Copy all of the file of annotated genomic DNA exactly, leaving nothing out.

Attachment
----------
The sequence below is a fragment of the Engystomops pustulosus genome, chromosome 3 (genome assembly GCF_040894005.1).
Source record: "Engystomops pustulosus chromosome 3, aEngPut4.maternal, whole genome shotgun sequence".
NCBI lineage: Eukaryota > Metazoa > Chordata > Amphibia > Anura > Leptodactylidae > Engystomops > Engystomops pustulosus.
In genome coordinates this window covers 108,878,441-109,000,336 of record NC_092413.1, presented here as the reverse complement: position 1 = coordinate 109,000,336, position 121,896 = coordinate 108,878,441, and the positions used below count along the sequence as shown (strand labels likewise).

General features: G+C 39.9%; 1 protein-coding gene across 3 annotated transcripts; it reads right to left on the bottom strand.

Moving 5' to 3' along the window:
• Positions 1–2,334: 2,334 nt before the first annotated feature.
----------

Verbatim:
The sequence below is a fragment of the Engystomops pustulosus genome, chromosome 3 (genome assembly GCF_040894005.1).
Source record: "Engystomops pustulosus chromosome 3, aEngPut4.maternal, whole genome shotgun sequence".
NCBI lineage: Eukaryota > Metazoa > Chordata > Amphibia > Anura > Leptodactylidae > Engystomops > Engystomops pustulosus.
In genome coordinates this window covers 108,878,441-109,000,336 of record NC_092413.1, presented here as the reverse complement: position 1 = coordinate 109,000,336, position 121,896 = coordinate 108,878,441, and the positions used below count along the sequence as shown (strand labels likewise).

General features: G+C 39.9%; 1 protein-coding gene across 3 annotated transcripts; it reads right to left on the bottom strand.

Moving 5' to 3' along the window:
• Positions 1–2,334: 2,334 nt before the first annotated feature.